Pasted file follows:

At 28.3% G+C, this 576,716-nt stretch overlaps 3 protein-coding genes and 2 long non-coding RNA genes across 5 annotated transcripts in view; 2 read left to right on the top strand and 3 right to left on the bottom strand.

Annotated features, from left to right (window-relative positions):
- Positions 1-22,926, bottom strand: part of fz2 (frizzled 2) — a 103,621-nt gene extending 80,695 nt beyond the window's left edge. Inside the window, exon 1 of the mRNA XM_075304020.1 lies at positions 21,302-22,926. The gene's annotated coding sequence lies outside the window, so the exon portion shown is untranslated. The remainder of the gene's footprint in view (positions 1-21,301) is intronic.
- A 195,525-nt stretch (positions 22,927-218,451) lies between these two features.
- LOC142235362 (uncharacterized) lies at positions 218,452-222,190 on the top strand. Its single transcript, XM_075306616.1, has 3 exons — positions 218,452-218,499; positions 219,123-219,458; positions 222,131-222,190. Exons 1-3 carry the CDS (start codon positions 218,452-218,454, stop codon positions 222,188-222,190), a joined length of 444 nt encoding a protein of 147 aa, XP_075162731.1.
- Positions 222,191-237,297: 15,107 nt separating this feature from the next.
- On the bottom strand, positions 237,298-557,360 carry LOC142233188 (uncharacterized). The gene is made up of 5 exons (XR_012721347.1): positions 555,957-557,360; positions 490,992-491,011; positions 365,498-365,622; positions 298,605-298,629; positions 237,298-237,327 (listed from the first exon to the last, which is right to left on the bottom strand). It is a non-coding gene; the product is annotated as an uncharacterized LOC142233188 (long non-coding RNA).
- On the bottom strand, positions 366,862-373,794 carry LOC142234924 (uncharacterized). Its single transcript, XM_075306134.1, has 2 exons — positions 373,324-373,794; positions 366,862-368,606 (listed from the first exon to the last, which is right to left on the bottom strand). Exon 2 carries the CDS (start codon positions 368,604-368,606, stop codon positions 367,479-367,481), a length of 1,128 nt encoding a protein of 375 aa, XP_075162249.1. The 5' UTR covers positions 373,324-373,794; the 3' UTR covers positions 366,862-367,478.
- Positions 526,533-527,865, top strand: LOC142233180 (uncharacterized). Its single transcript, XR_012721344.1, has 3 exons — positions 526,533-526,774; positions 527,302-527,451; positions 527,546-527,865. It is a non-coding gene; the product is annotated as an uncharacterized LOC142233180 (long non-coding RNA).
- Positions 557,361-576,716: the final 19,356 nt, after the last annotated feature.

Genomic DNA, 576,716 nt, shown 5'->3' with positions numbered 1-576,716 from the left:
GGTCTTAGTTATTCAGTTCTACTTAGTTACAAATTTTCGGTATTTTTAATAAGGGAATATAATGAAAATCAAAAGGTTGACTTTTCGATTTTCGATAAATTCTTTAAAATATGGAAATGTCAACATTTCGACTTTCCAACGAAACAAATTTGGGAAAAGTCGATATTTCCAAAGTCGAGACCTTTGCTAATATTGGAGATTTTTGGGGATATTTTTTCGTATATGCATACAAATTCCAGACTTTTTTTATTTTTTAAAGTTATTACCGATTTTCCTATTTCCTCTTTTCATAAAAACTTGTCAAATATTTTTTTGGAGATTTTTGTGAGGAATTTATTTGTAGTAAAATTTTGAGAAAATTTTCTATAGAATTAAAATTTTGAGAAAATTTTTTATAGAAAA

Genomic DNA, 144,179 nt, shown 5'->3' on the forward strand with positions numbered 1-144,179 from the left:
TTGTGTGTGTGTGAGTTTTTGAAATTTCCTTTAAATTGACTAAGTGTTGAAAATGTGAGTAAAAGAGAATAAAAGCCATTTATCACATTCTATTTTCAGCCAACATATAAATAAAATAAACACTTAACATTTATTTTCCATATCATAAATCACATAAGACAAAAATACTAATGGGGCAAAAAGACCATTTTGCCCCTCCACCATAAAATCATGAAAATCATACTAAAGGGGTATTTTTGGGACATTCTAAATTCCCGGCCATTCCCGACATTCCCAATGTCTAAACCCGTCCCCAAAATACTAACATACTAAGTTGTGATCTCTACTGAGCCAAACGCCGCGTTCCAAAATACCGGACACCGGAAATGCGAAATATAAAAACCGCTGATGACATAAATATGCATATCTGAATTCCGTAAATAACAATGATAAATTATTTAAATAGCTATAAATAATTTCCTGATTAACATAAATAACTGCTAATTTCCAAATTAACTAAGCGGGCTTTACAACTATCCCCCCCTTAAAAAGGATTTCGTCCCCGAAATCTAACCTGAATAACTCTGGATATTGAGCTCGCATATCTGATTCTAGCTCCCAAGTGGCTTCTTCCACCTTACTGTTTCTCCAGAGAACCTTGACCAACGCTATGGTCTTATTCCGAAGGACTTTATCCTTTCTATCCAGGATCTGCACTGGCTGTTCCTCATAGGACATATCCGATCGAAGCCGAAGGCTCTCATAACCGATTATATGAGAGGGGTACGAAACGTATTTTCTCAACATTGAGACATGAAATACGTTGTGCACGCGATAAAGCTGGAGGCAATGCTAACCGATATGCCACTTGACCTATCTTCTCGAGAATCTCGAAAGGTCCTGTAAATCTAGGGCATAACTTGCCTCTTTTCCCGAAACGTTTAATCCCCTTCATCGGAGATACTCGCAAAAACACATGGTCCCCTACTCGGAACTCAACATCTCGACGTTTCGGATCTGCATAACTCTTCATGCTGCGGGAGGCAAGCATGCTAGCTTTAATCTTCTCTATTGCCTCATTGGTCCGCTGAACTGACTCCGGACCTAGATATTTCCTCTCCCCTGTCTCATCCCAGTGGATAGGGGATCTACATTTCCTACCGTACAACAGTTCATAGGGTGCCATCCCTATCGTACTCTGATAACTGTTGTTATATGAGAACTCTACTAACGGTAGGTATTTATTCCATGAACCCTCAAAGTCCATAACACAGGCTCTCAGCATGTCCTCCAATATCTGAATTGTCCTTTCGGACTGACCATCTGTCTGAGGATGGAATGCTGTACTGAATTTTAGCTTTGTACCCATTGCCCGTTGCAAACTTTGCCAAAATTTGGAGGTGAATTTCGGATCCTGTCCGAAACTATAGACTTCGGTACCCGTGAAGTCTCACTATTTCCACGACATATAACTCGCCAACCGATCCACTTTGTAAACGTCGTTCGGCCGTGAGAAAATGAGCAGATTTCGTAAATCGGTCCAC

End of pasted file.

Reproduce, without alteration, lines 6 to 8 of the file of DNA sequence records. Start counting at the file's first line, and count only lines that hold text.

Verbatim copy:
- Positions 222,191-237,297: 15,107 nt separating this feature from the next.
- On the bottom strand, positions 237,298-557,360 carry LOC142233188 (uncharacterized). The gene is made up of 5 exons (XR_012721347.1): positions 555,957-557,360; positions 490,992-491,011; positions 365,498-365,622; positions 298,605-298,629; positions 237,298-237,327 (listed from the first exon to the last, which is right to left on the bottom strand). It is a non-coding gene; the product is annotated as an uncharacterized LOC142233188 (long non-coding RNA).
- On the bottom strand, positions 366,862-373,794 carry LOC142234924 (uncharacterized). Its single transcript, XM_075306134.1, has 2 exons — positions 373,324-373,794; positions 366,862-368,606 (listed from the first exon to the last, which is right to left on the bottom strand). Exon 2 carries the CDS (start codon positions 368,604-368,606, stop codon positions 367,479-367,481), a length of 1,128 nt encoding a protein of 375 aa, XP_075162249.1. The 5' UTR covers positions 373,324-373,794; the 3' UTR covers positions 366,862-367,478.